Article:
Negotiation Strategies September 30, 2009

Argument or Negotiation?

When is a conversation an argument and when is it a negotiation? Although both arguments and negotiations try to resolve conflicts, there are differences.

Merriam-Webster defines an argument as “a): reason given in proof or rebuttal and b): discourse intended to persuade.”

Generally, in an argument, one side is trying to persuade the other that there is one correct way to view a situation. That side will work hard to persuade the other side of the validity of the argument. This is why many times arguments escalate.

As this article about persuasion from Suite 101

http://businessmanagement.suite101.com/article.cfm/resolving_conflict#ixzz0SblNpnf7

points out:

“When persuasion doesn’t work most people try again. They present their argument in a different fashion, hoping that their message will get through to the other side. But the other side has heard, considered, and firmly rejected the argument. Each repetition will only crank up the volume on an already unmistakable message: they disagree and repeated arguments will only aggravate them.”

Arguments tend to polarize and harden positions, sometimes resulting in grievances for both sides. Arguments can get personal and heated. Arguments tend to be zero-sum: only one side can be right. Negotiations, on the other hand, should be win-win.

Negotiations work to bridge positions, find the points of agreement so that a settlement can be reached. Negotiations find common ground, or areas where compromise can be made to achieve goals.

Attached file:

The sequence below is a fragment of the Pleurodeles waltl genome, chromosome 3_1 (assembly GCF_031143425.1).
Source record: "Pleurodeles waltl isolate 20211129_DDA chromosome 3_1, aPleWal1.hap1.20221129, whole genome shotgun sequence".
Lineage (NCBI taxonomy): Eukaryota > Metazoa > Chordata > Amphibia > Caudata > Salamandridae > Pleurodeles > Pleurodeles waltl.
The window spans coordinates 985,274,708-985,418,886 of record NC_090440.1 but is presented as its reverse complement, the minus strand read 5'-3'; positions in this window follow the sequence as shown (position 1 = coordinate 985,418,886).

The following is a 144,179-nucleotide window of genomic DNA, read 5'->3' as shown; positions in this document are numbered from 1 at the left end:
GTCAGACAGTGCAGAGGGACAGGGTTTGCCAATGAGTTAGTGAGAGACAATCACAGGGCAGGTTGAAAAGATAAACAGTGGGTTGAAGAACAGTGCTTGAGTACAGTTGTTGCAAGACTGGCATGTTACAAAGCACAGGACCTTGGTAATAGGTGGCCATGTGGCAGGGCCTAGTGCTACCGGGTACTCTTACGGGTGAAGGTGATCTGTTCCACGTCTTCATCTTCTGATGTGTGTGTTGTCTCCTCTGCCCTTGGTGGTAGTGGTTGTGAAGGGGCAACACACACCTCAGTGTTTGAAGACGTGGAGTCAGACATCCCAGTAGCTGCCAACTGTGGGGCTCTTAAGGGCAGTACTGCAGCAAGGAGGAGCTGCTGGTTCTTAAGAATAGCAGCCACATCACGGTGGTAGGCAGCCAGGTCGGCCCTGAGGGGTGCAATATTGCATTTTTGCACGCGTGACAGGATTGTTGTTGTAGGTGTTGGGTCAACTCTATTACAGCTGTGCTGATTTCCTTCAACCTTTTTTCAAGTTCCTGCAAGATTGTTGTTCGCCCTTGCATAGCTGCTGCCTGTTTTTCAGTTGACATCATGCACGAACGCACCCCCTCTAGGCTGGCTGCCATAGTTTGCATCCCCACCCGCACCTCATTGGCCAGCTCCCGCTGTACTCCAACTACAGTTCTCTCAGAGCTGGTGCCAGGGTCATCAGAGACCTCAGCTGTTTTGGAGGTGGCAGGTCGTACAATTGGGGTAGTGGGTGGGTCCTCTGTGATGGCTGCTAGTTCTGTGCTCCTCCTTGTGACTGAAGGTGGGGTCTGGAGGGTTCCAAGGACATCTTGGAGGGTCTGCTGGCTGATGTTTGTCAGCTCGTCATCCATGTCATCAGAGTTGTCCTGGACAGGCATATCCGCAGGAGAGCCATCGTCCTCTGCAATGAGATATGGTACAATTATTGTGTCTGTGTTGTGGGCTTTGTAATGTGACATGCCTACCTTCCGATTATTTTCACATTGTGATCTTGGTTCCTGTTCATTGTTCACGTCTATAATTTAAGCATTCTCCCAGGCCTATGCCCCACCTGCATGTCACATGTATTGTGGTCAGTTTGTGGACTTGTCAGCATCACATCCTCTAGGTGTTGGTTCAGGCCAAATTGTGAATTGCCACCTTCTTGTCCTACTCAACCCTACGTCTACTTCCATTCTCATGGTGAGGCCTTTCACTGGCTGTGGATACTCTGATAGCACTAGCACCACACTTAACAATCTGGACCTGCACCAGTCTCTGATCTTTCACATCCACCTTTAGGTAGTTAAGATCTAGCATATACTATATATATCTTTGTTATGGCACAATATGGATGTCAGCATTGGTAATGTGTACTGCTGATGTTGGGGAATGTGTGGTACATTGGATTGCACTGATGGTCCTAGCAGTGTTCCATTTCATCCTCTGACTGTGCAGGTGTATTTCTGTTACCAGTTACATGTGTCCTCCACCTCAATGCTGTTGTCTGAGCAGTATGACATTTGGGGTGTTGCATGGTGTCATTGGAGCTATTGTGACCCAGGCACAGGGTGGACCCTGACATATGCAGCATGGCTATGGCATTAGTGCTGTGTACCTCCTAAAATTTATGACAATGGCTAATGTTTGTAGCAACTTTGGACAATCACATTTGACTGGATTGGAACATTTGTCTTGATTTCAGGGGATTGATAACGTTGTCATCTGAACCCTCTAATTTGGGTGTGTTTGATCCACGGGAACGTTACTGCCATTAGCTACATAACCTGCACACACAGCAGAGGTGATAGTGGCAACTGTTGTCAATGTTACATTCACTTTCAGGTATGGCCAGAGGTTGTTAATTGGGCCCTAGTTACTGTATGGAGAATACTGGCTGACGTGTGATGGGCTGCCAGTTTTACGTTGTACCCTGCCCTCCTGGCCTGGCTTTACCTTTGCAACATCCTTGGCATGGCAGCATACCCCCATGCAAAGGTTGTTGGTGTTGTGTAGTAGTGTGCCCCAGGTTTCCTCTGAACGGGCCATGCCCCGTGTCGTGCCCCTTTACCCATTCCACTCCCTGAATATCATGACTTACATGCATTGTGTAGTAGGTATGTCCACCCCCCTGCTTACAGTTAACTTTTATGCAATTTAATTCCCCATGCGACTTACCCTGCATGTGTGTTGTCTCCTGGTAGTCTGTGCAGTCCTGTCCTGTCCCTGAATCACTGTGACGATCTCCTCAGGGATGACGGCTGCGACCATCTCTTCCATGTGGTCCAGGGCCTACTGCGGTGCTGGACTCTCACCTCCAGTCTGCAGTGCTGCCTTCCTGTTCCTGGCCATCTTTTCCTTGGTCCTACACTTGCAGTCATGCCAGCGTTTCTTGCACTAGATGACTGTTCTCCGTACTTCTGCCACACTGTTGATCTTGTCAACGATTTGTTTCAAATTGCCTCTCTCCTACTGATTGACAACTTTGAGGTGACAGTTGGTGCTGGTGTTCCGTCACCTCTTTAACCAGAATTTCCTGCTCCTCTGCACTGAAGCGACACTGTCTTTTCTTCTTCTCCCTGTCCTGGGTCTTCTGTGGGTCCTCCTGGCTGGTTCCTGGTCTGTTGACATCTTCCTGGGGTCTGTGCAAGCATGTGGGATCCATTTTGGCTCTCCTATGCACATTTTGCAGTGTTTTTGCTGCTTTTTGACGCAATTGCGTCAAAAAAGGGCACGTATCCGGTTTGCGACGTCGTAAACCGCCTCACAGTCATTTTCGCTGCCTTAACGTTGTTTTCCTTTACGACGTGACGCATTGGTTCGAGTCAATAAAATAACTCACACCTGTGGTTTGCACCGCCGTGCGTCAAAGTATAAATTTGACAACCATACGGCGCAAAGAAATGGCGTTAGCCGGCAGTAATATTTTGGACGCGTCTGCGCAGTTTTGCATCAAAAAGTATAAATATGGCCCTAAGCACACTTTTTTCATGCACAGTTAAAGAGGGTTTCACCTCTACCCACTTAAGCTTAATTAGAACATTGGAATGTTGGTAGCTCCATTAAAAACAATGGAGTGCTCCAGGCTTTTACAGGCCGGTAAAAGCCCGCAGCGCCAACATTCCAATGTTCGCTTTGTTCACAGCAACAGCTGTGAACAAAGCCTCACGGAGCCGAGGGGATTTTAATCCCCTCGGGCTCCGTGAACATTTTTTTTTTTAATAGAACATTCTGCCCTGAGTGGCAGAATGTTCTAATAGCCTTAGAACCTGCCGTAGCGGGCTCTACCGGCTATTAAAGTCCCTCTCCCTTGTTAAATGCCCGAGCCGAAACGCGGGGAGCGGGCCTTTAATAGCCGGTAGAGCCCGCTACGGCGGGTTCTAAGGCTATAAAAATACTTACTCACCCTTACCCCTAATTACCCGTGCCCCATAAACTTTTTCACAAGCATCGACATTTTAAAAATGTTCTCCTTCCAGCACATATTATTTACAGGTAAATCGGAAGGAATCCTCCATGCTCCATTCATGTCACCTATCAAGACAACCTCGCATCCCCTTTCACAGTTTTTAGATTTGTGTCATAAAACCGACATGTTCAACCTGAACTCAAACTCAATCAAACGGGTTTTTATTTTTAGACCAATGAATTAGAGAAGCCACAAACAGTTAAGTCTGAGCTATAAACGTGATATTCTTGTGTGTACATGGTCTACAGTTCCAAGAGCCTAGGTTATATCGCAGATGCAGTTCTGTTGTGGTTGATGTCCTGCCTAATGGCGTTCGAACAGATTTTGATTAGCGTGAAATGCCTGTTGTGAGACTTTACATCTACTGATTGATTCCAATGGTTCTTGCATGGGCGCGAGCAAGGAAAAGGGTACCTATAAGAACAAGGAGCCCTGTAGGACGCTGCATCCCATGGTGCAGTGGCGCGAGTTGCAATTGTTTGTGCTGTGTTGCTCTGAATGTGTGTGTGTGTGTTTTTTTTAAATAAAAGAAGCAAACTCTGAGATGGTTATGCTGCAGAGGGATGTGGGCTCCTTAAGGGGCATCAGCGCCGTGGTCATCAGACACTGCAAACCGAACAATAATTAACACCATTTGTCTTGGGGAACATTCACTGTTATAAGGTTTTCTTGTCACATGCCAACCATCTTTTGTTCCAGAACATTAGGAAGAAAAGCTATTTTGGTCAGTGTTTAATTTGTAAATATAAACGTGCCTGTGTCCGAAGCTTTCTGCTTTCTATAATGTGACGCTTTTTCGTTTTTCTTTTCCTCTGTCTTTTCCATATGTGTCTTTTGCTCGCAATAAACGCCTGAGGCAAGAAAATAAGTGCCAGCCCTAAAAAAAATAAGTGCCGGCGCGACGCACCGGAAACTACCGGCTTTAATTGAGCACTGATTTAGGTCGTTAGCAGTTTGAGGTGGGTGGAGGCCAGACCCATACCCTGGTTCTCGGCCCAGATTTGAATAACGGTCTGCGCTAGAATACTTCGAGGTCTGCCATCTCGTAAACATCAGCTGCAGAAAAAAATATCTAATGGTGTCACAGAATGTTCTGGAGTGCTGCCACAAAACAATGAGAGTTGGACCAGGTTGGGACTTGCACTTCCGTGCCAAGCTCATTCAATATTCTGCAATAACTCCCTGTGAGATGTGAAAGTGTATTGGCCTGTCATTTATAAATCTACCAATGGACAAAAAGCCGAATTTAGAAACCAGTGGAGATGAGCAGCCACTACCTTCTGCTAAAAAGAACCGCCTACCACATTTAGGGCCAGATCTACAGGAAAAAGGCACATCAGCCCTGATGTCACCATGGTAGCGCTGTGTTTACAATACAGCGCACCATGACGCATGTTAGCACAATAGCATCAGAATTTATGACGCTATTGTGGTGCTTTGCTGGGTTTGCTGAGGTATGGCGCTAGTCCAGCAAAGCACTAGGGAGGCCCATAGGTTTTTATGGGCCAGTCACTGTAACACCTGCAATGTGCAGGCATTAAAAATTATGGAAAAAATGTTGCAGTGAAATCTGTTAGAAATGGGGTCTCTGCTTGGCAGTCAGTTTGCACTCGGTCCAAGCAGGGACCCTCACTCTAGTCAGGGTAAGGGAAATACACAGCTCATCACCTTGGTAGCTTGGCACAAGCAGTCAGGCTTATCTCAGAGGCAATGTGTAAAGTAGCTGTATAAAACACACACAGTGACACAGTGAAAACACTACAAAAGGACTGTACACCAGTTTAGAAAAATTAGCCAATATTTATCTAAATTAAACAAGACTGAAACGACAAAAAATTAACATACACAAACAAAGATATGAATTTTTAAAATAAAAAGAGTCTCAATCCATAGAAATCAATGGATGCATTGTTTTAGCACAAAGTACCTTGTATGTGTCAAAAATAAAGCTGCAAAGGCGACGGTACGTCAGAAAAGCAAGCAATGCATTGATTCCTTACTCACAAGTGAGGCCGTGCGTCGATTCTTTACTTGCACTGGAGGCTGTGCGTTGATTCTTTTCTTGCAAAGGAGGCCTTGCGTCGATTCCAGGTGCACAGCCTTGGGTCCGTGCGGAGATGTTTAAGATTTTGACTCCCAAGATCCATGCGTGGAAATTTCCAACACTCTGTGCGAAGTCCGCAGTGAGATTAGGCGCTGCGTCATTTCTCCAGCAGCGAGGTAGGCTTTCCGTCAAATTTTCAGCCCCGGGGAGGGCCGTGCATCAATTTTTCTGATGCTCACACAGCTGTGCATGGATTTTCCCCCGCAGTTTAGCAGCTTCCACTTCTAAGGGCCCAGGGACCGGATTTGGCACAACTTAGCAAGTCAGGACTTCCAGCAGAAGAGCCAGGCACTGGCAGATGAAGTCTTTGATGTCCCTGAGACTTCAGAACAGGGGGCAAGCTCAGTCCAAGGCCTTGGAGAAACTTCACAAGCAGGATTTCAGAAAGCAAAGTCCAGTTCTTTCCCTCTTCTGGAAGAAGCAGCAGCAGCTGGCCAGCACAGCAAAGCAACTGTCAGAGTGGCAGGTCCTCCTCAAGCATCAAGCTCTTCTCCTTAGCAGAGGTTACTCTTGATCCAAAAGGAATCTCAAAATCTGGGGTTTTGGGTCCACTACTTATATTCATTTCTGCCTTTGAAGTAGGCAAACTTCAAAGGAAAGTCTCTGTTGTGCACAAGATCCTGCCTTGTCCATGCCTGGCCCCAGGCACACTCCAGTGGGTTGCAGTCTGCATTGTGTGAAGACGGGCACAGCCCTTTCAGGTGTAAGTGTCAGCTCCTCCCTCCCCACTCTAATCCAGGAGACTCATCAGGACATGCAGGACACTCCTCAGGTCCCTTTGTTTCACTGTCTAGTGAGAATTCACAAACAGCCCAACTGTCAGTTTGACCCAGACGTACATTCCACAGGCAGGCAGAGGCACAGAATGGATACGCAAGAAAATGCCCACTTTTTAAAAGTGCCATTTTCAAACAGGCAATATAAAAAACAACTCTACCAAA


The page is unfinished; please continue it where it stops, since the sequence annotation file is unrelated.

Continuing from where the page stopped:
Negotiations involve some sort of bargaining whereas arguments require a complete turnaround in point of view.

In the end, if your goal is to achieve a solution to a problem, you don’t argue, you negotiate.

THE PROGRAM WAS GREAT! MY SEMINAR LEADER AND THE STRUCTURE OF THE COURSE KEPT ME CONSTANTLY STIMULATED. I NOW AM BETTER PREPARED TO GO INTO AN IMPORTANT NEGOTIATION MEETING AND STAY IN CONTROL, WHILE FINISHING THE MEETING SATISFIED.

Deanna D.
CASE MANAGER at THE JACKSON LABORATORY

IF YOU HAVE THE TRAINING BUDGET AND TWO DAYS TO SPARE, YOU'LL STRUGGLE TO FIND A PROGRAM MORE FAR-REACHING, ON-POINT, AND INSTANTLY IMPLEMENTABLE.

Jeff G.
BUSINESS DEVELOPMENT MANAGER at THE M.K. MORSE COMPANY

EXCELLENT COURSE, BRINGS MORE CONFIDENCE IN MY ABILITY TO NEGOTIATE. I THINK THIS COURSE IS A MUST FOR ALL EMPLOYEES WHO DEAL WITH CUSTOMERS.

John S.
CHIEF ENGINEERING MANAGER at EXXONMOBIL

THIS WAS VERY EFFECTIVE WITH A STRONG FOCUS ON BOTH-WIN NEGOTIATING.

Kathleen L.
SENIOR ANALYST at BLUE CROSS/BLUE SHIELD OF MICHIGAN

THE KARRASS CLASS WAS THE SINGLE BEST TRAINING CLASS/SEMINAR I HAVE EVER ATTENDED. EVERY TIME WE DID AN EXERCISE IT TAUGHT YOU WHAT TO DO DIFFERENTLY NEXT TIME. THANKS.

Kim C.
PROCUREMENT at AMERICAN EXPRESS

THIS PROGRAM HAS GREATLY INCREASED MY CONFIDENCE AND ABILITY TO NEGOTIATE FOR MYSELF AS WELL AS MY COMPANY.

LaDonna E.
SENIOR STRATEGIC BUYER at HALLMARK

THE NEGOTIATING CLASS WAS VERY INFORMATIVE. THE INSTRUCTOR PROVIDED AN INSPIRATIONAL MESSAGE THAT CAN BE APPLIED TO EVERYDAY LIFE.

Mary S.
INTERNATIONAL SOURCING at FMC TECHNOLOGIES

WE NEGOTIATE EVERY DAY OF OUR LIVES, BOTH PERSONALLY AND PROFESSIONALLY. THIS COURSE DEFINES THE PROCESS AND PROVIDES TECHNIQUES TO ACHIEVE SUCCESSFUL RESULTS.

Phillip H.
VICE PRESIDENT at GE

PRIOR TO THIS CLASS I FELT AS THOUGH I WAS GETTING EATEN ALIVE BY INTERNAL NEGOTIATIONS WITH SALES REPS. NOW I FEEL PREPARED TO CHALLENGE WHAT THEY ARE SAYING AND BET TO THEIR REAL NEEDS.

Steve Q.
PLANNER at HONEYWELL

MANY PEOPLE FAIL TO ACHIEVE THEIR POTENTIAL BECAUSE THEY DON’T SEE THE OPPORTUNITIES TO NEGOTIATE A WIN/WIN AGREEMENT WITH THEIR COLLEAGUES. THIS CLASS IS AN EYE OPENER TO THIS DYNAMIC..

Stuart B.
CONTRACTS MANAGER at HEWLETT-PACKARD
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